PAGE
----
How can I minimize a quadratic function which some of the quadratic terms have a coefficient of zero?

e.g. $\min x_1^2 + x_1 + x_2$

(subject to some linear constraints on $x_i$)

As a quadratic programming problem, this is

$\min q^\intercal x + \frac{1}{2}x^\intercal Q x$


$Q = \begin{pmatrix}2 & 0 \\0 & 0\end{pmatrix}, q = \begin{pmatrix}1 \\ 1 \end{pmatrix}$

However $Q$ is not positive-definite and therefore a standard QP solver cannot be used. What other methods can I use?

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    $\begingroup$ What are the linear constrains? $\endgroup$ – Vasily Mitch Oct 8 '19 at 8:55
  • $\begingroup$ I wrote this example without constraints thinking they do not matter for the question, but perhaps I'm mistaken-would they? $\endgroup$ – njd42 Oct 8 '19 at 9:18
  • $\begingroup$ Yes, they do. Depending on the constrains, the problem can have on have not a reasonable answer $\endgroup$ – Vasily Mitch Oct 8 '19 at 9:20
  • $\begingroup$ $x_1 - x_2 \le 0$ and $-x_1 - x_2 \le 0$ and $|x_1| < c$ for some $c>0$ $\endgroup$ – njd42 Oct 8 '19 at 9:25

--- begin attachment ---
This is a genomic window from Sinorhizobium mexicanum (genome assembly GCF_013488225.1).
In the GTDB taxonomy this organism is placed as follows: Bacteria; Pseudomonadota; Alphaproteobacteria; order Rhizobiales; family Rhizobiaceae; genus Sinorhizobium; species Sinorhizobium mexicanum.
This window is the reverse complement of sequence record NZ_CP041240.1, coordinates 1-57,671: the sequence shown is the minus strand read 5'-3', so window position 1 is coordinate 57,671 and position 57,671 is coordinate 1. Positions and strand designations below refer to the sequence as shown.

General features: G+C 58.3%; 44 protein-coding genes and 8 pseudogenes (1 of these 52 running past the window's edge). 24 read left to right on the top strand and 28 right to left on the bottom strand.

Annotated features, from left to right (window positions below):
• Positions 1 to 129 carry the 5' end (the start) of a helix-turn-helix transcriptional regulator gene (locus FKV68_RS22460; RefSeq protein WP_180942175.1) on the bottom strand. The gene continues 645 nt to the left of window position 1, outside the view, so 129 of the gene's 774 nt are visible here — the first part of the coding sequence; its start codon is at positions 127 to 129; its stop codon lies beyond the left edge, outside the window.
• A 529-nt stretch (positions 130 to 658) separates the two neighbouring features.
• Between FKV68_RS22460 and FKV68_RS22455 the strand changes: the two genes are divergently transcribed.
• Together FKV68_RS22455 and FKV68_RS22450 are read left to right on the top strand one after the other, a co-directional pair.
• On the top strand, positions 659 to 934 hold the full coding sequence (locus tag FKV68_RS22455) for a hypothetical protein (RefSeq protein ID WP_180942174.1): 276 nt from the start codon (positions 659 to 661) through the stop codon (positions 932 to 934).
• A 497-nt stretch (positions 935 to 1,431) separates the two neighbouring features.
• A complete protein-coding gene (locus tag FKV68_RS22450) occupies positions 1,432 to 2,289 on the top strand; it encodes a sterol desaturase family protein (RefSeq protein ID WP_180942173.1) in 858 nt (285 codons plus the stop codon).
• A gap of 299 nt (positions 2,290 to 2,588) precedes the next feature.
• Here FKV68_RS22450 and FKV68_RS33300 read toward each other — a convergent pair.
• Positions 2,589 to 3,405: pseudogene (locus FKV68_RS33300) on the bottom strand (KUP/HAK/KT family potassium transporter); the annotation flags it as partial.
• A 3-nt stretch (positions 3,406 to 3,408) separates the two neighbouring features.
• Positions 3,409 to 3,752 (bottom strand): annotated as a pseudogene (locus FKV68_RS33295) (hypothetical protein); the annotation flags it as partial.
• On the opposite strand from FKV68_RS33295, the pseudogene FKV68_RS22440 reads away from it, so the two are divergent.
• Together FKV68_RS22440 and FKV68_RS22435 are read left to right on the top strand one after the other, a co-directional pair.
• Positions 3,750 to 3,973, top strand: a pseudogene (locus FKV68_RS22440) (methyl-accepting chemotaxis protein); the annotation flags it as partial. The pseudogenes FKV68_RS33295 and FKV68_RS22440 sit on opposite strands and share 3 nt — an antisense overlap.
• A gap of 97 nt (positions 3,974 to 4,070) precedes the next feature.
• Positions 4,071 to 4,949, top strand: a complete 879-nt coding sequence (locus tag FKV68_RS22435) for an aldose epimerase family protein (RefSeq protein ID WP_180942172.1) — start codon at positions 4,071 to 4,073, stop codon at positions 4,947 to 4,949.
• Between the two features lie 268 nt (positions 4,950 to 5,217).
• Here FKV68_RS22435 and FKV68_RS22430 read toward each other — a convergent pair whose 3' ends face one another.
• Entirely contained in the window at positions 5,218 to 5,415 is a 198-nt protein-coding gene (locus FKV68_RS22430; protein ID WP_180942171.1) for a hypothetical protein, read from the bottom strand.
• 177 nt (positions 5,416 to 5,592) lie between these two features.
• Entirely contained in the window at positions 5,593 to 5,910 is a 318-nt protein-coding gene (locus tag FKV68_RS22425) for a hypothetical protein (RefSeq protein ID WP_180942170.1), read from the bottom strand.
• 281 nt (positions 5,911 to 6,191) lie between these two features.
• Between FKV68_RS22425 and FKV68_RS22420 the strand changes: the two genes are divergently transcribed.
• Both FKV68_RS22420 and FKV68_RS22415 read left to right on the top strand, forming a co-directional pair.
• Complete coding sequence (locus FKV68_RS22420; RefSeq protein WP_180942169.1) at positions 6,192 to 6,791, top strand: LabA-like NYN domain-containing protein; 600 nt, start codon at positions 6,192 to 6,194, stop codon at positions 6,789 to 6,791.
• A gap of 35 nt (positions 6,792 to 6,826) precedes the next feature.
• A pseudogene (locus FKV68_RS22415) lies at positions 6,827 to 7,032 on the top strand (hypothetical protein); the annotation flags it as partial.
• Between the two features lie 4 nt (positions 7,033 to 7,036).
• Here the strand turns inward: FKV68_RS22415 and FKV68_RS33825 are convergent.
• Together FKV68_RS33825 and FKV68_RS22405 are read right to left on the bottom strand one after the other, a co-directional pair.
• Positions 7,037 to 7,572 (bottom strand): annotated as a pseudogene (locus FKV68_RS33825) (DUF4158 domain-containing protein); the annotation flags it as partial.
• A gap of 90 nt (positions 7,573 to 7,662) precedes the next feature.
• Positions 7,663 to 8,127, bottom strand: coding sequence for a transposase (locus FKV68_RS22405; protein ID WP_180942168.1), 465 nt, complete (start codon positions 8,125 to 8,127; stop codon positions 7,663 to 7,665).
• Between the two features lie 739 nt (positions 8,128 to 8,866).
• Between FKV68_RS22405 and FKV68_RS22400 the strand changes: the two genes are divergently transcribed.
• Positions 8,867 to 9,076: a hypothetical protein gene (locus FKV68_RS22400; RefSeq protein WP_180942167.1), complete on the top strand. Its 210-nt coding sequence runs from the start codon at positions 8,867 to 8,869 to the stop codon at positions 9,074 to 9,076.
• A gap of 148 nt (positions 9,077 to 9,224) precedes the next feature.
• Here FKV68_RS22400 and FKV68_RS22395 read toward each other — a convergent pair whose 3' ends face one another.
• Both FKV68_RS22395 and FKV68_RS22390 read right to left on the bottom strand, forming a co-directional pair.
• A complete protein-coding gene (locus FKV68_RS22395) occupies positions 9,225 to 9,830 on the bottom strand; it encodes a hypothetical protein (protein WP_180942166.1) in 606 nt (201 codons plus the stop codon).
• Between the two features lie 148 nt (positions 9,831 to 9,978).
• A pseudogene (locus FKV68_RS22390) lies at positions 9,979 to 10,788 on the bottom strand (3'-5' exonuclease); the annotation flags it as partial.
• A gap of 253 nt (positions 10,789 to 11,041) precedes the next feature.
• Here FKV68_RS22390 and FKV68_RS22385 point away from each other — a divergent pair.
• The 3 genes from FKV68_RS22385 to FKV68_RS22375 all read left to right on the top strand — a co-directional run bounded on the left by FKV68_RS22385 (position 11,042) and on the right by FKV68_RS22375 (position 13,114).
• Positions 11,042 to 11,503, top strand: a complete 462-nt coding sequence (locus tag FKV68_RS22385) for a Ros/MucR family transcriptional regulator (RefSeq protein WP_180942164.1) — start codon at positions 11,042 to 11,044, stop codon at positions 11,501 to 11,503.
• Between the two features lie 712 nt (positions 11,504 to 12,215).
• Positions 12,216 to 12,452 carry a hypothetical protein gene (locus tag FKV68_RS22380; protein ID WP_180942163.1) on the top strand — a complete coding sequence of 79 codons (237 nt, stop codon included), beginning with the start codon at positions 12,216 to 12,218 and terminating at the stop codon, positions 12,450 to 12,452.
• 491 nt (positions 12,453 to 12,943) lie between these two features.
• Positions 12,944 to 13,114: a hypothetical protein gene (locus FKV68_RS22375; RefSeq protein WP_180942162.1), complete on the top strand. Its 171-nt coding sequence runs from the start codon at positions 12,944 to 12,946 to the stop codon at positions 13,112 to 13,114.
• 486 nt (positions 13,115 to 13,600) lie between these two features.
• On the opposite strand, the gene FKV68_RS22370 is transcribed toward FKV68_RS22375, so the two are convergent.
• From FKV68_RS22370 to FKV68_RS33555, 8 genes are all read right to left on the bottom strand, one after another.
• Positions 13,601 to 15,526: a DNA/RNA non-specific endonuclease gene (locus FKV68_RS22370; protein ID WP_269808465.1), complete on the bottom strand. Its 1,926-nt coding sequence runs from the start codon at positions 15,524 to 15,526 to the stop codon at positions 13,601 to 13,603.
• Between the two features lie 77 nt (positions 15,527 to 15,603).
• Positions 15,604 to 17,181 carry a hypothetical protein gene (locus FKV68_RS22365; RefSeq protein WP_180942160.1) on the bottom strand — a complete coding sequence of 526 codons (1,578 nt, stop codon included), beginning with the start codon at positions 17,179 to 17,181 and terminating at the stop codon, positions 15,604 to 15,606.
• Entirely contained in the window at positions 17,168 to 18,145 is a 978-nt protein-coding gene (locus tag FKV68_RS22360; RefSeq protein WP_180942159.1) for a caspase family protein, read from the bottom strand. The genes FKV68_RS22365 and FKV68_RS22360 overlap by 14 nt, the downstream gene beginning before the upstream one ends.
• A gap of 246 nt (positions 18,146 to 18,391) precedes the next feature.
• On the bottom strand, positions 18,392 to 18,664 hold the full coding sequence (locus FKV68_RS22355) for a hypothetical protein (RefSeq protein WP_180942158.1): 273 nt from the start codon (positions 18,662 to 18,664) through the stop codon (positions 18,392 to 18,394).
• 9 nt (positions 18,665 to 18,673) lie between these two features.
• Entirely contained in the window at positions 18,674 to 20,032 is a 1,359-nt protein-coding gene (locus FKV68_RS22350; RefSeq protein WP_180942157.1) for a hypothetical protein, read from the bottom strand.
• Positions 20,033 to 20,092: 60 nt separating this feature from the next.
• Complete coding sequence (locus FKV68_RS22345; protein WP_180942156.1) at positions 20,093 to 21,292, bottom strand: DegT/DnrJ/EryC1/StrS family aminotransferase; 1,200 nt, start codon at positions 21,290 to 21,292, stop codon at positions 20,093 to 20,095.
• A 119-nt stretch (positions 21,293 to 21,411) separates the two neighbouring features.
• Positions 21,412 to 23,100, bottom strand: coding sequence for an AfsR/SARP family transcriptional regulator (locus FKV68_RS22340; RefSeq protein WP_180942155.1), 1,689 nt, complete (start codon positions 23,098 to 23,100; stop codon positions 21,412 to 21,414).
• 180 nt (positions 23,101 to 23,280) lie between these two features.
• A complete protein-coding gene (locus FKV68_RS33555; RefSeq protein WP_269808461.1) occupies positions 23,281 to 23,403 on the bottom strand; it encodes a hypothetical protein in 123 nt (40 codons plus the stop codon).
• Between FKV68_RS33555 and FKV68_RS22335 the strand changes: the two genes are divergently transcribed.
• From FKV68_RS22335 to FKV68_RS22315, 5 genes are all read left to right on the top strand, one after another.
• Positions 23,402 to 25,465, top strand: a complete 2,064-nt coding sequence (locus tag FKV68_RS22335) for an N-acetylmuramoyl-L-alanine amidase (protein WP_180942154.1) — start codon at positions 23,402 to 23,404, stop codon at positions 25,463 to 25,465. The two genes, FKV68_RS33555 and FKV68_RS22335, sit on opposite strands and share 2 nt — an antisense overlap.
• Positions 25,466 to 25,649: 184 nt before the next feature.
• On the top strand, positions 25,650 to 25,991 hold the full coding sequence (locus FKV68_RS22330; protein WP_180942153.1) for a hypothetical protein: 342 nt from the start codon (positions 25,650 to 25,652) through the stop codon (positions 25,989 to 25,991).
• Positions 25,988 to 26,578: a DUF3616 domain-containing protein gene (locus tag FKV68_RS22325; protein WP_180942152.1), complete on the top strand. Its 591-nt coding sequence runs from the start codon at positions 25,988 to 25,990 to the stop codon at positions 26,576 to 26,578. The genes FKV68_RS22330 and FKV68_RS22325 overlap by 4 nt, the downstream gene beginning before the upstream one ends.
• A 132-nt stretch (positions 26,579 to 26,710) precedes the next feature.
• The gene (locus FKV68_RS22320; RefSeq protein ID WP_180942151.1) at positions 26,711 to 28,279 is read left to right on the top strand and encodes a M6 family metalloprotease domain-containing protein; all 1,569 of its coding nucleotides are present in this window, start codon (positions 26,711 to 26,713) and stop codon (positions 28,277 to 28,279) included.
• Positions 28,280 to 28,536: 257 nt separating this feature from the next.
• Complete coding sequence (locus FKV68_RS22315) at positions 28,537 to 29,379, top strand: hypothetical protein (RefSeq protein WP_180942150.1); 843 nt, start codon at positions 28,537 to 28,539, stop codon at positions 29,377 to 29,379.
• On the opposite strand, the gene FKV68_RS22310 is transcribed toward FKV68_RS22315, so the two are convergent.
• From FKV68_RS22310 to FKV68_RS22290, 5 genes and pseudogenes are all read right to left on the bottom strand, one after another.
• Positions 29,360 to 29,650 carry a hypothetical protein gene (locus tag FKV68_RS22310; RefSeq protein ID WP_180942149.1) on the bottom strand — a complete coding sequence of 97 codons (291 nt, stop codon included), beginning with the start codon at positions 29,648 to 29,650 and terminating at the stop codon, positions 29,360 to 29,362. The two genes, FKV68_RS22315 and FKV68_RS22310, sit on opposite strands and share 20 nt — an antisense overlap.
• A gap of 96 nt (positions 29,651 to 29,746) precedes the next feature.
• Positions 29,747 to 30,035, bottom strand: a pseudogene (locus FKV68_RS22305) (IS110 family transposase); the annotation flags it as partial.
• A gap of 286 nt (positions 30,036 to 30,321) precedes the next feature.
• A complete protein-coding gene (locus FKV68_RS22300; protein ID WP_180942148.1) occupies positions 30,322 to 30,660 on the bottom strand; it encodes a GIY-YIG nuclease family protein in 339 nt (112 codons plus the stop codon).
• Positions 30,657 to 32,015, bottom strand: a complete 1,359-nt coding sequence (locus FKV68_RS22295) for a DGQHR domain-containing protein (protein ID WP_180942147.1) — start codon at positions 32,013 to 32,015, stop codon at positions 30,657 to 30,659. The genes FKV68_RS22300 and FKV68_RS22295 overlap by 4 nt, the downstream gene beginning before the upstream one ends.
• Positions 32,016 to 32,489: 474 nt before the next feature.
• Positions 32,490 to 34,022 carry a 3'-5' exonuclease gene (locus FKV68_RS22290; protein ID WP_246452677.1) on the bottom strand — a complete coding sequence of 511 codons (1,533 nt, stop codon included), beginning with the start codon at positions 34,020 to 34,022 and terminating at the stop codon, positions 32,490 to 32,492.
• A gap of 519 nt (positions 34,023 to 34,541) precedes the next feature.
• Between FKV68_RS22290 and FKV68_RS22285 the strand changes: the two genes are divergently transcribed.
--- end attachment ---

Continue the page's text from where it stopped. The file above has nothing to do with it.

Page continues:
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    $\begingroup$ A standard QP solver will handle a semidefinite $Q$. In practice it is very rare that all optimiziation variables appear in the quadratic term. $\endgroup$ – Michal Adamaszek Oct 8 '19 at 10:54

Matrix $Q$ has zero eigenvector that isn't orthogonal to $q$. That means that without constraints the function has no global minimum.

So the minimum of the problem is achieved on a boundary. We have 4 linear boundaries and 3 points (vertices). We solve boundary problems with Lagrange multipliers.

For boundaries $x_1=\pm c$ there is no minimum. For boundary $x_1-x_2=0$, there is minimum $f=-1$ at $(-1,-1)$, which lies outside of condition $x_1+x_2\ge0$. For boundary $x_1+x_2=0$ there is minimum $f=0$ at $(0,0)$ which coincides with one vertex. For other two vertices $(-c,c)$ and $(c,c)$, $f=c^2>0$ and $f=c^2+2c>0$.

Thus, we conclude that the minimum $f=0$ is achieved at vertex $(0,0)$.


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